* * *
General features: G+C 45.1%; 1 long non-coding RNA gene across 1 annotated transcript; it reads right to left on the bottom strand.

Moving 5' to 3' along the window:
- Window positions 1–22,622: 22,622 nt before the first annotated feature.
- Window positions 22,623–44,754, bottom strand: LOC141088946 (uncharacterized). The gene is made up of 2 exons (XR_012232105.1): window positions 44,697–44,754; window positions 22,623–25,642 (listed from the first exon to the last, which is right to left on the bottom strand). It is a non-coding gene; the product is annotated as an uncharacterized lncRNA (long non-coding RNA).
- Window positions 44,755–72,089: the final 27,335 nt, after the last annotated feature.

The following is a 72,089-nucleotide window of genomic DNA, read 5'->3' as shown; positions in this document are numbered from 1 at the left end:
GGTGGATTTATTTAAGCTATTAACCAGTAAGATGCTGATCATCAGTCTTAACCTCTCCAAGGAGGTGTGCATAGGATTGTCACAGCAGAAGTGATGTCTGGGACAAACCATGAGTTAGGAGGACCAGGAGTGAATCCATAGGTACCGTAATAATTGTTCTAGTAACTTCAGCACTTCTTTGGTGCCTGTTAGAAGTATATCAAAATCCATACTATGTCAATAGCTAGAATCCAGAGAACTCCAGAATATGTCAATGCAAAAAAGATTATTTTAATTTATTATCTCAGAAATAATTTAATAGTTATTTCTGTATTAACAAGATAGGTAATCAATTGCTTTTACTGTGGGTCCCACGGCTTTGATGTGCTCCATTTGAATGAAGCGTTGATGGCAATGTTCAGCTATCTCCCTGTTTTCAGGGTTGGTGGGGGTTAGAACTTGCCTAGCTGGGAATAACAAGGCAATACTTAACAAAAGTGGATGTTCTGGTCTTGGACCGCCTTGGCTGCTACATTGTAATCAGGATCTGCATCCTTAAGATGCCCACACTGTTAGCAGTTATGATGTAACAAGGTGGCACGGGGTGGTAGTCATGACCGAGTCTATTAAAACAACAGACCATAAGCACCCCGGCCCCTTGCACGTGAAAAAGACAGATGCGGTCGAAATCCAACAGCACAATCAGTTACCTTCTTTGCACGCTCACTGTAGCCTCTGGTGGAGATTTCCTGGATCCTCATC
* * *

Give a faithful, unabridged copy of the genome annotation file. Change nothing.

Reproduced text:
General features: G+C 45.1%; 1 long non-coding RNA gene across 1 annotated transcript; it reads right to left on the bottom strand.

Moving 5' to 3' along the window:
- Window positions 1–22,622: 22,622 nt before the first annotated feature.
- Window positions 22,623–44,754, bottom strand: LOC141088946 (uncharacterized). The gene is made up of 2 exons (XR_012232105.1): window positions 44,697–44,754; window positions 22,623–25,642 (listed from the first exon to the last, which is right to left on the bottom strand). It is a non-coding gene; the product is annotated as an uncharacterized lncRNA (long non-coding RNA).
- Window positions 44,755–72,089: the final 27,335 nt, after the last annotated feature.

The following is a 72,089-nucleotide window of genomic DNA, read 5'->3' as shown; positions in this document are numbered from 1 at the left end:
GGTGGATTTATTTAAGCTATTAACCAGTAAGATGCTGATCATCAGTCTTAACCTCTCCAAGGAGGTGTGCATAGGATTGTCACAGCAGAAGTGATGTCTGGGACAAACCATGAGTTAGGAGGACCAGGAGTGAATCCATAGGTACCGTAATAATTGTTCTAGTAACTTCAGCACTTCTTTGGTGCCTGTTAGAAGTATATCAAAATCCATACTATGTCAATAGCTAGAATCCAGAGAACTCCAGAATATGTCAATGCAAAAAAGATTATTTTAATTTATTATCTCAGAAATAATTTAATAGTTATTTCTGTATTAACAAGATAGGTAATCAATTGCTTTTACTGTGGGTCCCACGGCTTTGATGTGCTCCATTTGAATGAAGCGTTGATGGCAATGTTCAGCTATCTCCCTGTTTTCAGGGTTGGTGGGGGTTAGAACTTGCCTAGCTGGGAATAACAAGGCAATACTTAACAAAAGTGGATGTTCTGGTCTTGGACCGCCTTGGCTGCTACATTGTAATCAGGATCTGCATCCTTAAGATGCCCACACTGTTAGCAGTTATGATGTAACAAGGTGGCACGGGGTGGTAGTCATGACCGAGTCTATTAAAACAACAGACCATAAGCACCCCGGCCCCTTGCACGTGAAAAAGACAGATGCGGTCGAAATCCAACAGCACAATCAGTTACCTTCTTTGCACGCTCACTGTAGCCTCTGGTGGAGATTTCCTGGATCCTCATC